So last night we took the special train to Olympic Park for the biggest theatrical event ever staged in Australia, the only event that makes the phrase bigger than Ben Hur pointless, Ben Hur. It was a fun night and I'm glad I went. I even managed to write most of the below review during the show without missing a single thing. (You'll see why shortly).
First let me get one thing off my chest: I'm sorry Australia, but "she'll be right mate" just doesn't cut it when you're playing a roman legionary. We expect precision and synchronization. Yes, I get that it's hard in such a large stadium, and often you're running not marching so that you can cover the space quickly enough, but you simply must rehearse it over and over until you get it right. From the stands we can see if you're spaced out at weird intervals and your heads are facing different directions, when you're supposedly in an orderly formation. Not good enough. It's not that hard to get something like that right, it's all about practice and caring about it.
The advantage of being in a stadium rather than a theatre is that it's noisy and fun. So we could freely mock some of the sillier or poorly executed aspects of the performance. Unfortunately a stadium is big. Very big. So there were looooooong waits while they walked out across the stadium and started speaking. The whole production was very disjointed. Russell Crowe would deliver a monotonous introduction to the scene, completely destroying any sense of excitement or anticipation with his toneless presentation. Then we'd wait while the performers made their way out across the stadium while music played. By the time they started to speak we'd have practically forgotten what was happening. Then they'd play a scene, often stopping for more bland narration in the middle, before sllooowwwlllly exiting and then the whole rotation would begin again.
Messala's script apparently had a full-stop after each word, because every line was over-enunciated and came out as a disjointed sentence. If that wasn't amusing enough, he accompanied this dialogue with very over the top hand gestures - I'm sorry, I should say arm gestures - to the point that he appeared to be a comical robot. I'm fairly certain the show is pre-recorded and lip synched, although Shane thought it wasn't and was just a delay. But that would explain to me how they got so carried away with over acting along to the soundtrack. Nobody else stood out particularly as being any good. They just weren't as obviously bad.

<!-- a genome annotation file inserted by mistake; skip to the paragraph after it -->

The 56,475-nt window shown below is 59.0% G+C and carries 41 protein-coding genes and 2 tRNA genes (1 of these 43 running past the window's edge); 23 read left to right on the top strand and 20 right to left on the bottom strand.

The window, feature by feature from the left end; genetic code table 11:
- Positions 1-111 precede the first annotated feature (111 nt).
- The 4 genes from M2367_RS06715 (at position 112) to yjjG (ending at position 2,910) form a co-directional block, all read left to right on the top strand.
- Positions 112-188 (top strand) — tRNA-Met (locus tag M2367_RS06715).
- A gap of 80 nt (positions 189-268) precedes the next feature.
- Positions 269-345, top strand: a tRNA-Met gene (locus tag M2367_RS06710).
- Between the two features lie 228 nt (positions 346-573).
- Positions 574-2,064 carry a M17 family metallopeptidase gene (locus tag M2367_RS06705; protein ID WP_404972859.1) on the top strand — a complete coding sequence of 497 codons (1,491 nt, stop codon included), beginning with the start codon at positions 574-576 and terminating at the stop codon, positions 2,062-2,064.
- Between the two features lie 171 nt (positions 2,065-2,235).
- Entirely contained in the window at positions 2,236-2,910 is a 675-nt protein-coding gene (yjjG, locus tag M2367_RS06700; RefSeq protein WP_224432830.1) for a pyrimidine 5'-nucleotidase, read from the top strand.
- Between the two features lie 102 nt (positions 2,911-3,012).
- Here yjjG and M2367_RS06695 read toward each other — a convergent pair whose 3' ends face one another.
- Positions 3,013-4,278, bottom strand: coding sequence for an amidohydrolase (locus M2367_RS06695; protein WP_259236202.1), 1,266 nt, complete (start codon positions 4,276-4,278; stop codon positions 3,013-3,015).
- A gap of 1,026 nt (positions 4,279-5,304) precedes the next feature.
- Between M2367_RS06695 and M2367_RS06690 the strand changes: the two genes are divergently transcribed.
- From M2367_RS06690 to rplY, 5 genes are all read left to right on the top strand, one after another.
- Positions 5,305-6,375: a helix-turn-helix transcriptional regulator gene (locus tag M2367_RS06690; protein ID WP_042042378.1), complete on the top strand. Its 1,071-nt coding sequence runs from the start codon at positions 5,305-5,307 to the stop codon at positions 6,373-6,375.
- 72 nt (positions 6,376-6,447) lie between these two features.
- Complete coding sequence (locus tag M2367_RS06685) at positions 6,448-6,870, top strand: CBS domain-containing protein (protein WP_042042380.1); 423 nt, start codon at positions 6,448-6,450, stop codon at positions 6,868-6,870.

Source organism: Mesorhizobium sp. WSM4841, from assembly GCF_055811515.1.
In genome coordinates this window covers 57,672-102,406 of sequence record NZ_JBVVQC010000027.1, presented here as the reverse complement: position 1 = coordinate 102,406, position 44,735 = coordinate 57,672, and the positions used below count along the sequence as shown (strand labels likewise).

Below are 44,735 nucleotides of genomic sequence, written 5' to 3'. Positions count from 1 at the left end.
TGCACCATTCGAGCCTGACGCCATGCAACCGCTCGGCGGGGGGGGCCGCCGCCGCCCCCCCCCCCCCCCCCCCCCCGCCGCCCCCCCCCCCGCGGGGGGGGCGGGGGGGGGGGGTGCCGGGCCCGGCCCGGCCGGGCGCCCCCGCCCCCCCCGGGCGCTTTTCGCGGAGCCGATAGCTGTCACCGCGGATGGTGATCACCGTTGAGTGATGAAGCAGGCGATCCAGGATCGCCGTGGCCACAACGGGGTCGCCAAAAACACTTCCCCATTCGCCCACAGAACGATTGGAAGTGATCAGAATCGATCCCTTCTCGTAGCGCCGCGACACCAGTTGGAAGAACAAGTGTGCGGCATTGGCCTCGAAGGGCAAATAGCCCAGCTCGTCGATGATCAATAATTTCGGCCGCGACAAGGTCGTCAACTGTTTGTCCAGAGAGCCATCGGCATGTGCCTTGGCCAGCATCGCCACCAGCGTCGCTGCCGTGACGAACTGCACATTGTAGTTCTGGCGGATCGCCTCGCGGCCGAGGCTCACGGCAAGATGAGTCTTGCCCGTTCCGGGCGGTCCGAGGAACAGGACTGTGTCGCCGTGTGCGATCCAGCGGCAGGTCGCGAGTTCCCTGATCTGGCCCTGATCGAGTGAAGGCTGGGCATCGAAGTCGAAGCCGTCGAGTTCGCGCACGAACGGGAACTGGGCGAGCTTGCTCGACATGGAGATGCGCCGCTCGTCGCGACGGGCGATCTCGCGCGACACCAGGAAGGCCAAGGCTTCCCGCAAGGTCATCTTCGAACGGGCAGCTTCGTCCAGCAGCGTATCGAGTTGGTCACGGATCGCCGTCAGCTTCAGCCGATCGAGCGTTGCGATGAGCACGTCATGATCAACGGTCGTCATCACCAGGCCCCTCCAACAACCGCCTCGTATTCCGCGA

The chariot race was clearly the highlight. Each chariot was driven by four horses, and they looked spectacular. Shane pointed out the blocks on Ben Hur's chariot, and explained that these would drop to make the chariot jump - a key scene in the movie, and one we'd seen previewed in the "making of". Sadly, when the blocks came out it didn't work and there wasn't even a lame bunny hop. That was a major disappointment. One thing they did get very right was the bad guy's chariot falling apart. Messala was dragged around the stadium behind his horses so effectively that many of us did start to wonder if it was a genuine accident, not a carefully performed stunt. It looked painful!
We took off at the end as they processed out for the cast presentation and legged it to the station. It just wasn't good enough that we were willing to wait behind 10,000 people to catch a train. I'm very comfortable with that decision, as we caught a train quickly and were home within the hour.
The horses did a splendid job.
The atmosphere! The crowd was great fun and I chatted to a lot of people before the show.
The fighting was fun. The different sides of the stadium had been given different coloured scarfs to wave - red or yellow - which matched the tunics worn by the gladiators. We had to cheer for our colours and wave them on. It was quite spectacular seeing a massive wall of colour cheering and screaming. Like a rugby game basically! And the gladiators would rip each other's tunics off - some of them had nice abs, yay! But yeah, not exactly high class theatre.
The long, boring periods of nothing during which we forgot what was happening.
What: Ben Hur
Where: ANZ Stadium, Sydney Olympic Park